Van Tilian Turf Wars (Part 2)

Presuppositionalists are sticklers for sound apologetic methodology. But how is sound apologetic methodology discerned? Presuppositional proclivities preclude the vast majority of classical or evidentialist approaches to apologetics. That much is clear. But how does one determine who is right and who is wrong when presuppositionalists argue about methodology amongst themselves? Perhaps we all agree that presuppositional apologetic methodology is the way to go, but who is to say what presuppositional apologetic method is? Is there some standard of presuppositional orthodoxy?

Fundamentalist presuppositionalists tend to respond to these questions by citing the Bible as their ultimate authority for apologetics. The …

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A Presuppositional Devotion

It is interesting to come across some very presuppositional teaching from people who don’t really fly the flag and I like to note it when I do. August 10, 2014 “For the Love of God” devotional by D. A. Carson was one such devotional. I especially appreciated his call for people to be precise about the use of the Psalm 14:1 and Romans 1. I think it is a good reminder for us all as it seems like much of the recent popular apologetics billing itself as “presuppositional” is more about the misapplying these passage by simply calling people fools …

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Van Tilian Turf Wars (Part 1)

At least three types of Van Tilian presuppositionalists have emerged from the recent surge in popularity of presuppositionalism.

Fundamentalist

The first group are the fundamentalists. Fundamentalists are not necessarily to be identified with fundamentalism in general, but rather with fundamentalist tendencies when it comes to discerning apologetic methodology. This brand of presuppositionalism takes a more biblicist approach to apologetic questions and disputes. Though arguments may be offered in the context of apologetic discussion, these arguments are typically less philosophically precise and more explicitly biblical or dogmatic. Examples of those in the fundamentalist strain of presuppositionalism include Answers in Genesis, Sye …

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If one is uncertain; one is certainly an evidentialist?

Someone pointed me to the following quote on facebook yesterday:

The Baptist is inherently an evidentialist. They must look to subjective always changing evidence to prove covenant membership.

A Presbyterian assumes an objective, universal standard for membership that can be known with certainty.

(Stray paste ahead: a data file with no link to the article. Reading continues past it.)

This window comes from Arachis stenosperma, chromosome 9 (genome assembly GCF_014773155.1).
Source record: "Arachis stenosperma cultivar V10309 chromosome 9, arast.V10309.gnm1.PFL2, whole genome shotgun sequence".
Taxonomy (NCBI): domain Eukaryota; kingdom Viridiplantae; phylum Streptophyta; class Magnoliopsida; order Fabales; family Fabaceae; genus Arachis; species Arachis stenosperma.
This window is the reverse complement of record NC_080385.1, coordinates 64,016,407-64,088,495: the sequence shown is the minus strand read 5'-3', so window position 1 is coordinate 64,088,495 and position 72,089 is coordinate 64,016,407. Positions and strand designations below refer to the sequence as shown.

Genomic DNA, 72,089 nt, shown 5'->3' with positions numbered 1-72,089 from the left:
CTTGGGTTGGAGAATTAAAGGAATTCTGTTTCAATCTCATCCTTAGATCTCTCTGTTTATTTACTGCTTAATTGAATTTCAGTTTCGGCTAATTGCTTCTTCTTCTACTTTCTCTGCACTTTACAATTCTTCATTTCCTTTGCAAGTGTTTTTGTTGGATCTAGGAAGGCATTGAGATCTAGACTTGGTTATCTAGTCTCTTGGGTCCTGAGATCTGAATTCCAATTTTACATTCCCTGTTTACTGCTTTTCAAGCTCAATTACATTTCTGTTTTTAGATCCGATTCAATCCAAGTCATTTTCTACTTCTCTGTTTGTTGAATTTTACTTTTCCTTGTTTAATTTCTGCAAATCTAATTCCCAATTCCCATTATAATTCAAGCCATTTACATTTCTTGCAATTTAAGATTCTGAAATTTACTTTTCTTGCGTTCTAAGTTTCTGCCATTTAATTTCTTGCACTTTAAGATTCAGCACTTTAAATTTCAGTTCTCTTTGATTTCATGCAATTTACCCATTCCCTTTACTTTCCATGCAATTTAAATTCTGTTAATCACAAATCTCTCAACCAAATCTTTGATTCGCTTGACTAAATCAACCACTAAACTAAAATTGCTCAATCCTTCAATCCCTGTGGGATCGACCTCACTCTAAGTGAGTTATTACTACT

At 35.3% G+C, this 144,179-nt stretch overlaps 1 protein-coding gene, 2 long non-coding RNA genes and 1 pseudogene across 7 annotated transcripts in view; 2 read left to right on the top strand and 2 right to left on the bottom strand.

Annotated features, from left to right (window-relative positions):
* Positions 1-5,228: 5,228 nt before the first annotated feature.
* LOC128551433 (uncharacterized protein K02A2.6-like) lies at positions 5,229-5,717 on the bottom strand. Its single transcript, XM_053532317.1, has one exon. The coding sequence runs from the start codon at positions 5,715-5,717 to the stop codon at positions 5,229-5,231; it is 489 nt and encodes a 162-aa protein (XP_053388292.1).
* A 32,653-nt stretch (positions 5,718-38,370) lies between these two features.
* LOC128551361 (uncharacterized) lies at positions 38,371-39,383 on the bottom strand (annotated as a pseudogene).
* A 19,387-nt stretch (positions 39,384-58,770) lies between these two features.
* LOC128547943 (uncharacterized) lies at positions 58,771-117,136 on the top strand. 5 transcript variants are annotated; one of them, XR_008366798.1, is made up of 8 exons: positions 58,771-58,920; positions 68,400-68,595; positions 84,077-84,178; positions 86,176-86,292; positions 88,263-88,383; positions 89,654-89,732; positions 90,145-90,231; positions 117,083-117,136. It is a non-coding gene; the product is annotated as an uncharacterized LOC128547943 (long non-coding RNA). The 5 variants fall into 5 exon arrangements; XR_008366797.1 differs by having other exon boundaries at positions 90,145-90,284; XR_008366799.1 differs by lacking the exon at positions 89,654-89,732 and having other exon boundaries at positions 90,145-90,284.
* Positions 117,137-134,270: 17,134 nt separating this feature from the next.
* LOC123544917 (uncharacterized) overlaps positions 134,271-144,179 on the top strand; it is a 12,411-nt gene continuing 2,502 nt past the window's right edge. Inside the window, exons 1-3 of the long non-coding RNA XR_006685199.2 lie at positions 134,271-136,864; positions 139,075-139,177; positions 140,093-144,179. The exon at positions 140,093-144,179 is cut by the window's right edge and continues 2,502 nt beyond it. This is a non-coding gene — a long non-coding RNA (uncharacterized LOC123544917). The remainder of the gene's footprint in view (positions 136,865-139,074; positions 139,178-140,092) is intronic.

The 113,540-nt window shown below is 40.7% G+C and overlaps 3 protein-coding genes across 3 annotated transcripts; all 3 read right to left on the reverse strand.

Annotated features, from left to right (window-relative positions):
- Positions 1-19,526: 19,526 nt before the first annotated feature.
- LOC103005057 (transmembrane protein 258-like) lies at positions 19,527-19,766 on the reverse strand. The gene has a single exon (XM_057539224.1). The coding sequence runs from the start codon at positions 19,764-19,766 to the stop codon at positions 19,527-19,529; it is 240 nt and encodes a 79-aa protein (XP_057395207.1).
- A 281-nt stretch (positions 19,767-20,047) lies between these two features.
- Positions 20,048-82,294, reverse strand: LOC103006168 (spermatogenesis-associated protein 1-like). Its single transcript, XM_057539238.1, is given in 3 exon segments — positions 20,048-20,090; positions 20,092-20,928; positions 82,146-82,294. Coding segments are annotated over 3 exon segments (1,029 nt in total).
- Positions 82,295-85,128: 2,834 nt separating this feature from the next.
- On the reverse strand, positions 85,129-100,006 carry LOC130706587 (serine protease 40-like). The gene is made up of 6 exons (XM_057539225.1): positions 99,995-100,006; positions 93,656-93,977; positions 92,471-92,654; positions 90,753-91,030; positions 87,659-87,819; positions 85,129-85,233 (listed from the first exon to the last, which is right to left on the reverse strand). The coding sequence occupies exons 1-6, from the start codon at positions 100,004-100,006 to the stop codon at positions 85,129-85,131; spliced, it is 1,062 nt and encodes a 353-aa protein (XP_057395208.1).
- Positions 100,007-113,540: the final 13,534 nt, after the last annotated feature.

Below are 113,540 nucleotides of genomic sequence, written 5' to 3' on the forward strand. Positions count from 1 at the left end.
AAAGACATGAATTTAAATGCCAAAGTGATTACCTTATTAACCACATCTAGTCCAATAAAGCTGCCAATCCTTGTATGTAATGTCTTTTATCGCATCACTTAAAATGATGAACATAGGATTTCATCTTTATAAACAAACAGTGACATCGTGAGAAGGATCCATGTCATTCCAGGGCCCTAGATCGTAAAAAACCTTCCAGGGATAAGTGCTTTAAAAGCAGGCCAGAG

A Baptist cannot claim certainty.

Granted, this is a non-sequitur in its own right as it stands. It seems to be a post meant to start what those of us who have been around Internet discussions a while call a “flame war” about the subject of baptism in some purported presuppositionalist sub-group. I choose to ignore that …

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Dr Scott Oliphint Fields Questions on Unbelievable?

That’s right, it was an inquisition! Ok, not quite that bad. Dr. Oliphint was on Unbelievable? to talk about Presuppositional/Covenantal Apologetics. He ended up having to spend the entire time defending it from Kurt Jaros who clearly doesn’t understand the Theological underpinnings of the method, or their implications. However, because of this, there are some very good explanations that Dr. Oliphint gives that I think are very helpful. One that stands out in my mind is confusion between the fact that non believers are irrational yet we can also reason with them. Listen carefully for these great answers Dr. Oliphint …

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You Asked: Your Questions. God’s Answers. by Dr. Edgar

Dr. William Edgar of Westminster Theological Seminary has published a new book geared towards teens to answer a lot of common questions they have. I have not read this book yet but I am willing to go out on a limb and say that this book will likely be helpful for parents in answering these questions right along with their teens. Dr. Edgar is the Professor of Apologetics at WTS and edited and footnoted some of Dr. Van Til’s works for their latest editions. Having read those I am confident that this is a book worth looking into.

Check it …

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Addressing a Common Evidentialist Retort

My brother-in-law went to school with an atheist who excelled in virtually every subject he studied. This particular atheist was a sharp thinker. He was also firm in his atheistic convictions. But he liked to drink. A lot. One night he had a bit too much. By the end of the night he was weeping and crying out about how there has to be a God. Plenty of his friends witnessed the event. They brought it up later. His response was to grumpily tell them not to talk about it.

My old Sunday School teacher had a friend who came …

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